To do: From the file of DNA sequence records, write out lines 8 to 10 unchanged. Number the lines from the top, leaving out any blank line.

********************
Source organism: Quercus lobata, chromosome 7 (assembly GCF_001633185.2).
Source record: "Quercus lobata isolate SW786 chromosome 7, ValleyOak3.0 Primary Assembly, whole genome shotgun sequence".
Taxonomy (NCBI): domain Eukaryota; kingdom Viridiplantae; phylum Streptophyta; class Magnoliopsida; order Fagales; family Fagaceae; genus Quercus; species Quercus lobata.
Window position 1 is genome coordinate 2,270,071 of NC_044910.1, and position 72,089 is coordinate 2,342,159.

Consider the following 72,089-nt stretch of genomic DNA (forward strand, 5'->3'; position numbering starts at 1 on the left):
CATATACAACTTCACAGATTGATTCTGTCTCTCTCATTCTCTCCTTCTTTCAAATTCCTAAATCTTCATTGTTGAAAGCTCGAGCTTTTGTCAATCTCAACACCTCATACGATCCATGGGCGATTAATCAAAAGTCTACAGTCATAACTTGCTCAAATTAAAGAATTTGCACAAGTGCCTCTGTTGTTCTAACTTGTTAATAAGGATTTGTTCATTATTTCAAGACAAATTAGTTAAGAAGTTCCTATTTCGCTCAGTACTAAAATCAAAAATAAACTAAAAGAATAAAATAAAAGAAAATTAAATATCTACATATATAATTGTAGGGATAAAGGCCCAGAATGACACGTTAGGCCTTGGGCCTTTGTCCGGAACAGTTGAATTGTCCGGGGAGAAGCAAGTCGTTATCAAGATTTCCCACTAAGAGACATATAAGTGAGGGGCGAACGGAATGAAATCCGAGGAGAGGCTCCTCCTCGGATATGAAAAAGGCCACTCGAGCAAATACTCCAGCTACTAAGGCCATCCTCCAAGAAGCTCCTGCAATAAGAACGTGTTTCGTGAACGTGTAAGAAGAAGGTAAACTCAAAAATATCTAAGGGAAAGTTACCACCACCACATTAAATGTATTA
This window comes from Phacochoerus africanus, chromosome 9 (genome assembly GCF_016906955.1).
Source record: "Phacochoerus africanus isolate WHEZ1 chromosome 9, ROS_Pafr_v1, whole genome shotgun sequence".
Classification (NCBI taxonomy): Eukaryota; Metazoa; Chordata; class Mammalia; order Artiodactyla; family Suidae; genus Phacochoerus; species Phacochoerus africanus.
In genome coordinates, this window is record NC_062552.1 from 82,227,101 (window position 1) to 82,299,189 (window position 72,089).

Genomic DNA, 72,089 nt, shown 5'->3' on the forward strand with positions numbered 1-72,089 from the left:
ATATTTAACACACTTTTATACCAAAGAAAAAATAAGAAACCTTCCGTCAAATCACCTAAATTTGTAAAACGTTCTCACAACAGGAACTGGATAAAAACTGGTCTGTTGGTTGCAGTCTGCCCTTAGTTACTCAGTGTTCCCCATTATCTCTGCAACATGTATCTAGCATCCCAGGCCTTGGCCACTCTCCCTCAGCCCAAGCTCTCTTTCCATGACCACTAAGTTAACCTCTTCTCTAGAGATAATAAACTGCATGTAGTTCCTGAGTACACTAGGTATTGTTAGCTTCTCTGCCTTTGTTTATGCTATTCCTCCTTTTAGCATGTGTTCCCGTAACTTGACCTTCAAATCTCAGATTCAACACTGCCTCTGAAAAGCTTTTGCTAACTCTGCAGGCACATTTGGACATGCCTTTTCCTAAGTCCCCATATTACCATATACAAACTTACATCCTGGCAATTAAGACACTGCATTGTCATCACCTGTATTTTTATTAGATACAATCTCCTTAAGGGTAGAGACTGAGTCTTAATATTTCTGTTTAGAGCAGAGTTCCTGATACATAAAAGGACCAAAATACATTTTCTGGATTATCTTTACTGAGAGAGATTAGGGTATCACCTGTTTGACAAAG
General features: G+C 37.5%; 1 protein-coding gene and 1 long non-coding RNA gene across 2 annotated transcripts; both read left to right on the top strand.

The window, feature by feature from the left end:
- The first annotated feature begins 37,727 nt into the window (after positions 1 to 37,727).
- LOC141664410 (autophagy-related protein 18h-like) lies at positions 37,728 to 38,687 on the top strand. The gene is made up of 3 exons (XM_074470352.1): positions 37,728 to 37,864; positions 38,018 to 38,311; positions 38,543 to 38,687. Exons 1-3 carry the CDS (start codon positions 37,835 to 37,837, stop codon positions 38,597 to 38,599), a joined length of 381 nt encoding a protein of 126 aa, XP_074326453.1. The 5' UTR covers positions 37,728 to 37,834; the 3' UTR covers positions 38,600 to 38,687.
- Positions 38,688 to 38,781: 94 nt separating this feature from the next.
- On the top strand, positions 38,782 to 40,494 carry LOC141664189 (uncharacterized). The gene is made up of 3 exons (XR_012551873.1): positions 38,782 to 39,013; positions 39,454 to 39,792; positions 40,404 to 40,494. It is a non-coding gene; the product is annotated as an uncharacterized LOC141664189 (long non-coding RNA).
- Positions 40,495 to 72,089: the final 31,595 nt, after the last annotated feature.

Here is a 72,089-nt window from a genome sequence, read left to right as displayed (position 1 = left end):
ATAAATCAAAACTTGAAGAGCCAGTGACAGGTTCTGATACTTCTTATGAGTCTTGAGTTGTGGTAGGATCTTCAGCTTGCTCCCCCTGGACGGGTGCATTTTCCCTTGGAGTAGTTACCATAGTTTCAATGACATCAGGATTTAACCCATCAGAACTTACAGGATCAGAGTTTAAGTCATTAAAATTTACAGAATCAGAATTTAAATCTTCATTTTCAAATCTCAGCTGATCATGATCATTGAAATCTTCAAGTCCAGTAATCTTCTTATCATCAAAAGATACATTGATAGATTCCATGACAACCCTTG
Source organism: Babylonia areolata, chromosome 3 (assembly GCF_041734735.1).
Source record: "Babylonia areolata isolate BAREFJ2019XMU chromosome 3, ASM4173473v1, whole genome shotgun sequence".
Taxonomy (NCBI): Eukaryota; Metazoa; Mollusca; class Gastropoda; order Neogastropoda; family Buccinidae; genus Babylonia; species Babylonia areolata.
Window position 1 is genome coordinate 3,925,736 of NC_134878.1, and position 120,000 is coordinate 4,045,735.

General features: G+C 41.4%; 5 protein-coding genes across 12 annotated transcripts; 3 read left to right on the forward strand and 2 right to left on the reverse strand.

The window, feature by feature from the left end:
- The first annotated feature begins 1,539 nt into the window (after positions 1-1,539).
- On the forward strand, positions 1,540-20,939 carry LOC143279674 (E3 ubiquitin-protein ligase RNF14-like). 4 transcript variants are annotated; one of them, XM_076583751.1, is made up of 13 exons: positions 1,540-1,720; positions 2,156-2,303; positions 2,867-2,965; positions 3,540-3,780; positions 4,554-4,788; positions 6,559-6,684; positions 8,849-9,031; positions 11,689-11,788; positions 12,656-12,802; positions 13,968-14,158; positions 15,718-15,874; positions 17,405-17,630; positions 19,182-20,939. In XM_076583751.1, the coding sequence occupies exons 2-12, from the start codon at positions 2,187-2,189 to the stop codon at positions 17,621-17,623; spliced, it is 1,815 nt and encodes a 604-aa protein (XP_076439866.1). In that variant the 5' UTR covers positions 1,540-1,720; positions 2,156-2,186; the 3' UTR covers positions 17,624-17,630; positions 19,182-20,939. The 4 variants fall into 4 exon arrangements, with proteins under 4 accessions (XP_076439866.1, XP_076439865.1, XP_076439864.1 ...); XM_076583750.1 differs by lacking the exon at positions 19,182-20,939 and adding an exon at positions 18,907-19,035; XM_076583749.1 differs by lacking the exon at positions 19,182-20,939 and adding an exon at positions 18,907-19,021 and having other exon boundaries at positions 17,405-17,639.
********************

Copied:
Source record: "Phacochoerus africanus isolate WHEZ1 chromosome 9, ROS_Pafr_v1, whole genome shotgun sequence".
Classification (NCBI taxonomy): Eukaryota; Metazoa; Chordata; class Mammalia; order Artiodactyla; family Suidae; genus Phacochoerus; species Phacochoerus africanus.
In genome coordinates, this window is record NC_062552.1 from 82,227,101 (window position 1) to 82,299,189 (window position 72,089).